Scanner Auto Crop | When to use the Detect Paper Size Function

scanner auto-crop detect-paper size

The Scanner Auto Crop function is one of the most important features a scanner has.

To see a scanner automatically detect paper size, still amazes me today. But it is not something you notice or even feel on a day to day basis.

From this article you will learn the following aspects:

  • How a scanner automatically detects the paper size and does auto crop
  • How to use auto crop efficiently
  • When you should disable auto crop

How a scanner detects the paper size

First of all, let’s separate the two functions initially:

  • Detect Paper Size – this refers mostly to the scanner, it’s sensors and the actual physical scanning process.
  • Auto Crop – This means the software takes scanned images and crops them to the edges of the document

There is sometimes a bit of confusion between the two terms. Some scanner manufacturers use exactly the name “Auto Crop” or “Detect” for their functions, and it can get a bit confusing.

Detect Paper Size

As I’ve said before, detecting the paper size is up to the scanner.

When documents go through the scanner, it’s not very often they have the same size.

In order not to get constant jams and downtime in production, scanner manufacturers are using presence sensors. They constantly monitor where the paper is in the machine.

They don’t only serve to detect paper size, they also monitor where jams occur, where the paper is at all times, or if debris or small papers are left on the paper path.

To get back, the sensor monitor when the paper enters a zone of the scanner and when it exits that zone. If you combine this information with the information from the other areas of the scanner, you will always know where the paper is at all times.

More important, given that you know the speed of the rollers and you know the precise time a sensor is activated, you can calculate the length of the paper.

This way, when the entrance sensor is activated, the scanner starts capturing the image, and when the exit sensor is deactivated, the scanner stops the capturing process.

At this precise moment, the scanner has captured what it considers to be a document.

Auto Crop

This is an interesting feature. This function works entirely through software processing. Yes, in some cases it will collect data from the scanner sensors, but it’s mainly software.

If we start where we left with the function that detects the paper size, we now have a captured image. This image can’t be delivered yet, as the initial cropping is not accurate. If you look carefully, your image contains a lot of black around your document.

This black color functions more or less like a “green screen”. The software detects where black is in the image and eliminates that part.

Considering the process is accurate, you will see a perfect scan of your document on the screen. Yes, there is a bit more science to this.

But I recommend you focus on understanding basics and how it affects the end result. It’s more practical.

How to use auto crop efficiently

While this is a good feature, leaving it on all the time, will slow down the process a bit.

Most likely you won’t feel this decrease in speed. Still, as you start scanning thousands and tenths of thousands of documents, these add up.

So when exactly should you have auto crop enabled:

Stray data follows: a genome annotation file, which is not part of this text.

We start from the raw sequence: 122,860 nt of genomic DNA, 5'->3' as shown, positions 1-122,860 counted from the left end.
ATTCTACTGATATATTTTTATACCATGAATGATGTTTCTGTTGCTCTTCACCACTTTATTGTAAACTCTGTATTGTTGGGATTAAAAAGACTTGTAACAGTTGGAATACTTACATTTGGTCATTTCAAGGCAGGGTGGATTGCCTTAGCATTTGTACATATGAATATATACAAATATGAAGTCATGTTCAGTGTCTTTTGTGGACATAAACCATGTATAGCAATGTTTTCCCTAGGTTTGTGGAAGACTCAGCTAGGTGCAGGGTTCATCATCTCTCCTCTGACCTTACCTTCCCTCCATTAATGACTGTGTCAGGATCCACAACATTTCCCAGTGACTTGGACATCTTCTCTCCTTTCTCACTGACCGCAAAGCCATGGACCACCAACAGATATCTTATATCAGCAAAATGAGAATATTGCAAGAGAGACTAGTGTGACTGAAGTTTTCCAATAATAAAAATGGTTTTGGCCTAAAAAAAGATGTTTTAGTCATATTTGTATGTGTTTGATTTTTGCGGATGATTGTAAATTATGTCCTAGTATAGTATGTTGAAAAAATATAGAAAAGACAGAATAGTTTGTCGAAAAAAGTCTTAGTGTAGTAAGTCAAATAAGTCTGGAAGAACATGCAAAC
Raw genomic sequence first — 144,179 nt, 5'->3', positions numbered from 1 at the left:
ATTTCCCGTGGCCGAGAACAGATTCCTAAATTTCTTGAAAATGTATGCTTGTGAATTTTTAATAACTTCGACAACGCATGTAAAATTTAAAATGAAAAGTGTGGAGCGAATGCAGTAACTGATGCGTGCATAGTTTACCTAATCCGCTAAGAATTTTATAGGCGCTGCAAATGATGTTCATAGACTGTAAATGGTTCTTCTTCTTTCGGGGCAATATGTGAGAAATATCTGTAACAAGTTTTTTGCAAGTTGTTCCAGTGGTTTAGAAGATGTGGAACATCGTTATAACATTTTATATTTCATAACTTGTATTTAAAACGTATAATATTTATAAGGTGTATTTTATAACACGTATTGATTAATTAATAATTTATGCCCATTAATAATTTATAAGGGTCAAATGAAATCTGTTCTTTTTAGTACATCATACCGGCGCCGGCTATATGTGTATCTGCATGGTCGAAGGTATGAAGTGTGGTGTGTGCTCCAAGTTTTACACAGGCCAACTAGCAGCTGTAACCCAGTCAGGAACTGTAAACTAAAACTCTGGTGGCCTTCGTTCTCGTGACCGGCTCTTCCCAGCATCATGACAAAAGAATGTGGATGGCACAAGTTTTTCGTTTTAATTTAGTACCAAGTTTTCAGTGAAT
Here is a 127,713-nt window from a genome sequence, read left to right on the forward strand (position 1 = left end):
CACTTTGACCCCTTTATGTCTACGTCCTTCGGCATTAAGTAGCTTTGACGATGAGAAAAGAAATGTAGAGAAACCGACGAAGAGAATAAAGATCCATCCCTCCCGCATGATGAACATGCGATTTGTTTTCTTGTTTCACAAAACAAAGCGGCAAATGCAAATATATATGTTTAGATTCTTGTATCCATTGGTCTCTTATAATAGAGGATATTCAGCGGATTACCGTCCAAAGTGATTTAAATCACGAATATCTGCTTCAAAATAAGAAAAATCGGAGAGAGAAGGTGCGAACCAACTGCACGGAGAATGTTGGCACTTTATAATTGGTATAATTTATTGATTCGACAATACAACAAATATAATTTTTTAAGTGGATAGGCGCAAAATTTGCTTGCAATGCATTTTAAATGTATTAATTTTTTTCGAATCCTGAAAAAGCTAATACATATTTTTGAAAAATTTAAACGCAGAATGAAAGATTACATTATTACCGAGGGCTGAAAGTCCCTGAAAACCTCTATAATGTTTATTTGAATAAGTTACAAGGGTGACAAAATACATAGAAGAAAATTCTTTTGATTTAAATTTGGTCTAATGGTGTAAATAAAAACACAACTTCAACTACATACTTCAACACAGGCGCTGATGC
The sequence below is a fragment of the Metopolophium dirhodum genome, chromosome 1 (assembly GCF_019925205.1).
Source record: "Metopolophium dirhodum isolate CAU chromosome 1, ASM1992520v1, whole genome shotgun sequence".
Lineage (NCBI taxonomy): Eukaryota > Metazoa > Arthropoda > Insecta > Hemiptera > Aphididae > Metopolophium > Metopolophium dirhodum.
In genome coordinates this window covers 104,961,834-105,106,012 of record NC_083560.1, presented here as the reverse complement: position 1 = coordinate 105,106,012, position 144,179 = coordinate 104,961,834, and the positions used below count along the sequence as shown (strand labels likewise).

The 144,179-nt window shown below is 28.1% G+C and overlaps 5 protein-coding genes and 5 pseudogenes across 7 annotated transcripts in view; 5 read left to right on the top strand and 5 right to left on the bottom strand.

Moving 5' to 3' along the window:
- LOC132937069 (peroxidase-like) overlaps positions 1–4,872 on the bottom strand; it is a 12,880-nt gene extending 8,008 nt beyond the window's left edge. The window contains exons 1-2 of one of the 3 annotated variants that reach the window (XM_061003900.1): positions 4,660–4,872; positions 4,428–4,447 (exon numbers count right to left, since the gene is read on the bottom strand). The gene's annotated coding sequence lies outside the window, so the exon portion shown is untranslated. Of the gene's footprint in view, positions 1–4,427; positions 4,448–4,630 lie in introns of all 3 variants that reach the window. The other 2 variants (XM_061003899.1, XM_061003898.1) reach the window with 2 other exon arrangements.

1. A batch of mixed size documents – Probably this is the most obvious answer. When the batch contains documents of different sizes, there is no other way to do it. The increase in productivity that this feature offers is huge.
  2. The batch has not been checked before scanning – Yes, such situations do exist. There are different organizations that have to scan on the fly various batches. They don’t check it before scanning. They just want to put them in the feeder and hit scan.
  3. You use only a couple of scanning profiles – This one is more interesting. In organizations where you can’t always build and edit profiles, you will probably use a standard profile. The profile has to offer you basic scanning, as quickly and efficiently possible.
  4. Projects with complex indexing – This last situation is interesting. Especially in public organizations, you need the document numbering to be continuous. Therefore, you will only use 1 or 2 profiles at most. Given that, you must be ready for any type of document, as rescans can be quite tricky.

When to disable auto crop

While the auto crop function is useful, you will have to switch it off sometimes. Most of the time though, it should be enabled, especially when you scan documents.

To understand this better, it all comes down to the accuracy of the cropping. So most of the times, you will be switching it off because it is delivering bad cropping.

But what are those situations that require this function to be disabled?

  1. The document has a non-regular shape – When you have a lot of documents that are non-regular in shape, I suggest you disable this feature. Yes, the end result won’t be bad, but you will have a lot of false jam alerts and frequent rescans. This results in low productivity.
  2. Solid color up to the document edges – In this situation, you will find it especially tricky. Again, you will have mixed results. When you have mixed results, you start to lower your general productivity. Solid color all the way to the edges affects the cropping process.
  3. Documents are identical in size – Are you scanning batches with identically sized documents. Well, adjust the paper size in the scanner to your size, disable auto crop and hit scan. You will get an increase in speed of about 15%. This is because there is less processing going on.
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